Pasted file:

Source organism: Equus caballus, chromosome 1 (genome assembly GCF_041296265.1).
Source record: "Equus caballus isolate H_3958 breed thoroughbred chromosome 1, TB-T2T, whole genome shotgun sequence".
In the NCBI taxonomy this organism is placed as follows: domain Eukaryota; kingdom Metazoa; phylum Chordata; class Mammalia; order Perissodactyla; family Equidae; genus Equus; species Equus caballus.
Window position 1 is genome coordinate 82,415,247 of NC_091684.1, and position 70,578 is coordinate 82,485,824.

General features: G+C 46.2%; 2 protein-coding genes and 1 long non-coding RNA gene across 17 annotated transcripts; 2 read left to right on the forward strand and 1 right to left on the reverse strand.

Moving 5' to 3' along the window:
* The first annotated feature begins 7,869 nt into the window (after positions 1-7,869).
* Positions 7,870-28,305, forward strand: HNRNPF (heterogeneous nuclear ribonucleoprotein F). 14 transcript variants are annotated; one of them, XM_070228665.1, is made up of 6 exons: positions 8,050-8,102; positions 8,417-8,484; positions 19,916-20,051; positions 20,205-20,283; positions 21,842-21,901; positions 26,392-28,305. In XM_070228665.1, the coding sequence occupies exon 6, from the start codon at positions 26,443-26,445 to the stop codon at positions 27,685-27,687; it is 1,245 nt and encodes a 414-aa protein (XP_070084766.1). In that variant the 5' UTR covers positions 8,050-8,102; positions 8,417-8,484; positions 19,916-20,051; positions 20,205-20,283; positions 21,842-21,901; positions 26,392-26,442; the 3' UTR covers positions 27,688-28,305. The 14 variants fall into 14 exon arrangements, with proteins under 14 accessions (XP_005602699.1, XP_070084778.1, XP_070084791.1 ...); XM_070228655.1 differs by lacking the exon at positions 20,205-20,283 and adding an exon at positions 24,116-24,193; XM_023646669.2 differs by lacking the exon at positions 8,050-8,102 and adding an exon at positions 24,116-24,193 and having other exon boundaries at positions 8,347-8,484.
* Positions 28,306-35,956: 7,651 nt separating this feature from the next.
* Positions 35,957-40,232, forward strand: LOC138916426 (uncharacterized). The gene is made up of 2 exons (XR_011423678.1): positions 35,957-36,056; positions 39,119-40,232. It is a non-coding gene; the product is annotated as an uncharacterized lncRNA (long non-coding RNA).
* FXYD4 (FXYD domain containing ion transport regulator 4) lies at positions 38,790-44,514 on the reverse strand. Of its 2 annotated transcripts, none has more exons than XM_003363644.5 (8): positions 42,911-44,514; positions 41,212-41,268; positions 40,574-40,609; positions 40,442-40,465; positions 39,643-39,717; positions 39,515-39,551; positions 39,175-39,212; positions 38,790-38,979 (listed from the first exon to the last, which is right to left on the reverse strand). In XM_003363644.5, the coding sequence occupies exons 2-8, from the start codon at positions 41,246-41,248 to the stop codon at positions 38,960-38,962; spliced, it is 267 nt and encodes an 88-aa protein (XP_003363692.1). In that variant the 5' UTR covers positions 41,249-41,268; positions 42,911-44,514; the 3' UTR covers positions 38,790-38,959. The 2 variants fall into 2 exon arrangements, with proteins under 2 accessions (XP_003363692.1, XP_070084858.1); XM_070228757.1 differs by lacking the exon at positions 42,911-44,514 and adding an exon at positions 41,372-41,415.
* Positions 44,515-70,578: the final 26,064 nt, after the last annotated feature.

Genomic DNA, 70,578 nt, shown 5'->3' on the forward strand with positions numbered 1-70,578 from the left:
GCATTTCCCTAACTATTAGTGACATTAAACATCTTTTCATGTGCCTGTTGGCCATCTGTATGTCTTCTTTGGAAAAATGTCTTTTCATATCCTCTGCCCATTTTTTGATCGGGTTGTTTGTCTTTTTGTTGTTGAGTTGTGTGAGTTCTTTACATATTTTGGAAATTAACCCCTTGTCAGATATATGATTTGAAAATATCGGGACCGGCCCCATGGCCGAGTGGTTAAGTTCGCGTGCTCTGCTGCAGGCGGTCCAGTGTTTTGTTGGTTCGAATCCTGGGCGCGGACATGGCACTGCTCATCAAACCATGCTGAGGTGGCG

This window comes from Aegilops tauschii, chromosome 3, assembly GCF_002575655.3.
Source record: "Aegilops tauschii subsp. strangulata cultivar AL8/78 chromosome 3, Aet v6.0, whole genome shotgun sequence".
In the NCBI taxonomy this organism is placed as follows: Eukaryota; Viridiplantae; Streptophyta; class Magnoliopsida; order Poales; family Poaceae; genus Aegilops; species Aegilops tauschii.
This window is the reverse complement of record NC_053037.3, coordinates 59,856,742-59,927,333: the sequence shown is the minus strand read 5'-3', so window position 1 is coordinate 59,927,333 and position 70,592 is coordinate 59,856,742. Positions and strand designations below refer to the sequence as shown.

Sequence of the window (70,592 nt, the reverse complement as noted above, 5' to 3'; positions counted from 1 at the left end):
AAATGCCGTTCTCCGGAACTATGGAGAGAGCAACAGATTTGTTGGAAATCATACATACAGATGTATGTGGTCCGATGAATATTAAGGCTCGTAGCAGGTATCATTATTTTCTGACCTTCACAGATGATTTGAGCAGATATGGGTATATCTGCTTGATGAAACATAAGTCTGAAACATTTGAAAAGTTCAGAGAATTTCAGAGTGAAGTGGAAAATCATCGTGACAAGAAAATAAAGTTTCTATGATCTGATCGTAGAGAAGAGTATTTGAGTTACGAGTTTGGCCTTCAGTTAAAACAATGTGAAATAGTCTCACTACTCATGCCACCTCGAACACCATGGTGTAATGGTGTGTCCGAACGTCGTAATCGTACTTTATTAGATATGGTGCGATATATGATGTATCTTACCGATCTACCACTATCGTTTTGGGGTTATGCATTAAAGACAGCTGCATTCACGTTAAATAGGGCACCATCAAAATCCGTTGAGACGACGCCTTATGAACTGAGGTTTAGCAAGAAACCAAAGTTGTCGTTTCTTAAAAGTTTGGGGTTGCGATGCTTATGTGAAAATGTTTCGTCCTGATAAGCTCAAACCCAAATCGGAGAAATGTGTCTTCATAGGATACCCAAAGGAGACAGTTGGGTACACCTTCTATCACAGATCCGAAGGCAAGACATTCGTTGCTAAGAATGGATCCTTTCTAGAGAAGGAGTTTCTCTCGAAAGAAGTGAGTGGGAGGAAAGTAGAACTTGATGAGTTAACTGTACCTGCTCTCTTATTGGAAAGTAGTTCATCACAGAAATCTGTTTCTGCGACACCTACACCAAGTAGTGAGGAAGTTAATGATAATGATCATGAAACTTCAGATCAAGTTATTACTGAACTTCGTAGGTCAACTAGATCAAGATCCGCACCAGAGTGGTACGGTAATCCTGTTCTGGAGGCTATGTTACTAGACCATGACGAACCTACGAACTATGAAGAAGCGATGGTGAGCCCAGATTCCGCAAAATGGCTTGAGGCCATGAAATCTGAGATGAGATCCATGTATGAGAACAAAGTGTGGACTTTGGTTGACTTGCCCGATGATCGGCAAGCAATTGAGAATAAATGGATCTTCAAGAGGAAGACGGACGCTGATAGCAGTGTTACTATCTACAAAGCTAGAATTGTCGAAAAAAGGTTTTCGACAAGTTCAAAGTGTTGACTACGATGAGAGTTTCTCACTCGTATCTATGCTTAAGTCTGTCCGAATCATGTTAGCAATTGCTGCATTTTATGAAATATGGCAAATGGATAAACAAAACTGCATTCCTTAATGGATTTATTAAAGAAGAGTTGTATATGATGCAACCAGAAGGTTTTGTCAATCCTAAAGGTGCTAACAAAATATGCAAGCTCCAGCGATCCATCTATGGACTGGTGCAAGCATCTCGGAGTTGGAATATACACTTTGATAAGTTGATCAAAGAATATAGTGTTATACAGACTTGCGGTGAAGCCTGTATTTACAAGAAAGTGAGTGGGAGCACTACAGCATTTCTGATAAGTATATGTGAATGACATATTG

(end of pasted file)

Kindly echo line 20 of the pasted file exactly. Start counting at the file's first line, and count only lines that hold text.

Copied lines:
AAATGCCGTTCTCCGGAACTATGGAGAGAGCAACAGATTTGTTGGAAATCATACATACAGATGTATGTGGTCCGATGAATATTAAGGCTCGTAGCAGGTATCATTATTTTCTGACCTTCACAGATGATTTGAGCAGATATGGGTATATCTGCTTGATGAAACATAAGTCTGAAACATTTGAAAAGTTCAGAGAATTTCAGAGTGAAGTGGAAAATCATCGTGACAAGAAAATAAAGTTTCTATGATCTGATCGTAGAGAAGAGTATTTGAGTTACGAGTTTGGCCTTCAGTTAAAACAATGTGAAATAGTCTCACTACTCATGCCACCTCGAACACCATGGTGTAATGGTGTGTCCGAACGTCGTAATCGTACTTTATTAGATATGGTGCGATATATGATGTATCTTACCGATCTACCACTATCGTTTTGGGGTTATGCATTAAAGACAGCTGCATTCACGTTAAATAGGGCACCATCAAAATCCGTTGAGACGACGCCTTATGAACTGAGGTTTAGCAAGAAACCAAAGTTGTCGTTTCTTAAAAGTTTGGGGTTGCGATGCTTATGTGAAAATGTTTCGTCCTGATAAGCTCAAACCCAAATCGGAGAAATGTGTCTTCATAGGATACCCAAAGGAGACAGTTGGGTACACCTTCTATCACAGATCCGAAGGCAAGACATTCGTTGCTAAGAATGGATCCTTTCTAGAGAAGGAGTTTCTCTCGAAAGAAGTGAGTGGGAGGAAAGTAGAACTTGATGAGTTAACTGTACCTGCTCTCTTATTGGAAAGTAGTTCATCACAGAAATCTGTTTCTGCGACACCTACACCAAGTAGTGAGGAAGTTAATGATAATGATCATGAAACTTCAGATCAAGTTATTACTGAACTTCGTAGGTCAACTAGATCAAGATCCGCACCAGAGTGGTACGGTAATCCTGTTCTGGAGGCTATGTTACTAGACCATGACGAACCTACGAACTATGAAGAAGCGATGGTGAGCCCAGATTCCGCAAAATGGCTTGAGGCCATGAAATCTGAGATGAGATCCATGTATGAGAACAAAGTGTGGACTTTGGTTGACTTGCCCGATGATCGGCAAGCAATTGAGAATAAATGGATCTTCAAGAGGAAGACGGACGCTGATAGCAGTGTTACTATCTACAAAGCTAGAATTGTCGAAAAAAGGTTTTCGACAAGTTCAAAGTGTTGACTACGATGAGAGTTTCTCACTCGTATCTATGCTTAAGTCTGTCCGAATCATGTTAGCAATTGCTGCATTTTATGAAATATGGCAAATGGATAAACAAAACTGCATTCCTTAATGGATTTATTAAAGAAGAGTTGTATATGATGCAACCAGAAGGTTTTGTCAATCCTAAAGGTGCTAACAAAATATGCAAGCTCCAGCGATCCATCTATGGACTGGTGCAAGCATCTCGGAGTTGGAATATACACTTTGATAAGTTGATCAAAGAATATAGTGTTATACAGACTTGCGGTGAAGCCTGTATTTACAAGAAAGTGAGTGGGAGCACTACAGCATTTCTGATAAGTATATGTGAATGACATATTG